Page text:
Four internationally acclaimed jurists discuss which rights might be argued into a new charter for the C21st. Buergenthal serves as a judge at the ICJ in the Hague; Goldstone served as a prosecutor at the ICT after running the Goldstone Commission in South Africa; Leveson is President of the Queens Bench Division and chaired the public inquiry into press ethics in the UK; Sands is Professor of Law at UCL.

Thomas Buergenthal, Brian Leveson, Richard Goldstone talk to Philippe Sands

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Peter Hitchens and Johann Hari

A Rational Debate About Drugs

Hay Festival 2015, 

It’s 100 years since drugs were first banned, and drug use and drug crime have continued to grow steadily across the world. What are people addicted to? Are any of the policies adopted around the world based on scientific data? Are any of them working? Hari is the author of Chasing The Scream: The First and Last Days of the War Against Drugs; Hitchens is the author of The War We Never Fought. Chaired by Hernando Alvarez, editor of BBC Mundo.

Peter Hitchens and Johann Hari

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Five short arguments about flashpoints in the Freedom of Speech debates – porn, blasphemy, Israel, national security. Where do we draw the lines? And why?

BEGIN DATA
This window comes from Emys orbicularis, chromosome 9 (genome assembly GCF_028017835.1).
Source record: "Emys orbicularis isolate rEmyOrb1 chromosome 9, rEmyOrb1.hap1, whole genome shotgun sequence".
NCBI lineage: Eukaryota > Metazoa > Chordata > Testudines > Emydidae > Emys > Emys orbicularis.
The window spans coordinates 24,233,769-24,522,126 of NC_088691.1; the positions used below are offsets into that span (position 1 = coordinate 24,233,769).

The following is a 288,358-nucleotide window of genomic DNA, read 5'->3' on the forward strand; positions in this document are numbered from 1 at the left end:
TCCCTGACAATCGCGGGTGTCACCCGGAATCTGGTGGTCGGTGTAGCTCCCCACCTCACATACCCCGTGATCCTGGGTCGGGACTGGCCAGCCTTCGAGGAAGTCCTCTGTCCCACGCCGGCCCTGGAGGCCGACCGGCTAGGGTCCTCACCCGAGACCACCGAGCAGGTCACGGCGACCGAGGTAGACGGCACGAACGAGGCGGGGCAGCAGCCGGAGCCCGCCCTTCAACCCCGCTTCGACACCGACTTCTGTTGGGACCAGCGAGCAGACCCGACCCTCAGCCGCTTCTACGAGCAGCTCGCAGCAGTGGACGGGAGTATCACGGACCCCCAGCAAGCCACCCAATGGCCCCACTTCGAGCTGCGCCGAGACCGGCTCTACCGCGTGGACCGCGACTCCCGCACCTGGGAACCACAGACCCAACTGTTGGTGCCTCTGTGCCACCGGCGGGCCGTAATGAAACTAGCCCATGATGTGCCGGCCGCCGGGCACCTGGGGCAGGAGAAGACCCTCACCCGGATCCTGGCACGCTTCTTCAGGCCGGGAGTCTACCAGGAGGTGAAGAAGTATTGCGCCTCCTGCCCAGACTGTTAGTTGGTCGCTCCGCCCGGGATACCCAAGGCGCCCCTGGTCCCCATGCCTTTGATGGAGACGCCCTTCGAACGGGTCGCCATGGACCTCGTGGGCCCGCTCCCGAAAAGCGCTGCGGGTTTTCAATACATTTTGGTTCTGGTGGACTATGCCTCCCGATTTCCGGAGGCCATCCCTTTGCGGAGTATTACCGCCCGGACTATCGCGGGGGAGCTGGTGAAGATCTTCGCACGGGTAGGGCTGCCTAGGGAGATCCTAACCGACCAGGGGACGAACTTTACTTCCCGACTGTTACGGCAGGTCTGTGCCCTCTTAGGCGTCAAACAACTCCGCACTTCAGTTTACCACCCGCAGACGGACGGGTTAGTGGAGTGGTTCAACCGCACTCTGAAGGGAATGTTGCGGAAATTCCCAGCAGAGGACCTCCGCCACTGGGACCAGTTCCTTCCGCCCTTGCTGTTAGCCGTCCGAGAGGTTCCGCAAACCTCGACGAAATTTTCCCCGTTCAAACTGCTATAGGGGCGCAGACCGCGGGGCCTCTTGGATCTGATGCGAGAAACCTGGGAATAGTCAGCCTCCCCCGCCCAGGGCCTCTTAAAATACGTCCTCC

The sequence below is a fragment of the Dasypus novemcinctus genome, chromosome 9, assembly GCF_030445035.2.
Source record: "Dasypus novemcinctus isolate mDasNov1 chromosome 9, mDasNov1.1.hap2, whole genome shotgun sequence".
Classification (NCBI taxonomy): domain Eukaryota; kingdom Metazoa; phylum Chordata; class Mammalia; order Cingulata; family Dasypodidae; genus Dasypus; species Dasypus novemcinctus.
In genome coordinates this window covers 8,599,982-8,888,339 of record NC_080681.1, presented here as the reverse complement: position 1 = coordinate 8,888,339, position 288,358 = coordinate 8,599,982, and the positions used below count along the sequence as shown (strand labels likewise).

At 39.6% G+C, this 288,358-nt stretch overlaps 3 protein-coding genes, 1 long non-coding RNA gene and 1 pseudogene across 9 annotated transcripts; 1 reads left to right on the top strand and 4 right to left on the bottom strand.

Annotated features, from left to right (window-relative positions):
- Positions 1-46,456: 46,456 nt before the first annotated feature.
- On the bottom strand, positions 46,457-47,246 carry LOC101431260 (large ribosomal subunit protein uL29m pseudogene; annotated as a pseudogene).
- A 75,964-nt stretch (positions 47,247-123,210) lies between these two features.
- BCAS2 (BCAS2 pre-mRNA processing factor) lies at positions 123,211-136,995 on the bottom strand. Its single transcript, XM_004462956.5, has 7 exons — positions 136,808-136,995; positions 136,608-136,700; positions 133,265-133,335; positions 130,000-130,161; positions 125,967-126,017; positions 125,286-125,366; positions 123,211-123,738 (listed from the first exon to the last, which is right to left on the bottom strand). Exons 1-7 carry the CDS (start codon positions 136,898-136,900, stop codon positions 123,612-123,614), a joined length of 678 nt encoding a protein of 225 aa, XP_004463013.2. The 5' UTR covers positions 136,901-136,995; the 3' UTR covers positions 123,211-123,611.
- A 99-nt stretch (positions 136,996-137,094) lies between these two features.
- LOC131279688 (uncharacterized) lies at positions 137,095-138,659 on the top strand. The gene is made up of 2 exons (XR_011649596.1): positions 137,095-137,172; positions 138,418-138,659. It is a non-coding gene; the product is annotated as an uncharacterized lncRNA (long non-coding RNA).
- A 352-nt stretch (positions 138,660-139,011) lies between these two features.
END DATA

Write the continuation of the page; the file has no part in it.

David Aaronovitch, Rachael Jolley, Tom Holland, David Baddiel, Anita Anand and Jodie Ginsberg

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Bharat Malkani

Capital Punishment

Hay Festival 2015, 

On the 50th anniversary of the last execution to take place in the UK, Malkani, a lecturer at Birmingham Law School, discusses why we are better off without the death penalty and why British efforts to promote the worldwide abolition of capital punishment should be supported. UN statistics suggest the five countries with the highest number of state executions annually are, in order, China, Iran, Iraq, Saudi Arabia and the United States of America.

Bharat Malkani

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Gareth Stedman Jones

Cambridge University Series 12: Inventing Necessity - The Strange Genesis of C20th Political Authori

Hay Festival 2015, 

Ideas about states of emergency went back to the politics of Ancient Rome in which it was said that ‘necessity knows no law’. This idea took on a series of different meanings during the early modern period and was employed by the Jacobins during the invasion scare of 1793–94. In 1848 the idea was employed again to justify emergency rule after the June uprising in Paris, but in its later usages, particularly by Marx, the idea was inverted. It was no longer emergency that justified dictatorship. Rather, dictatorship was posited as a desirable outcome in a transition to new forms of society.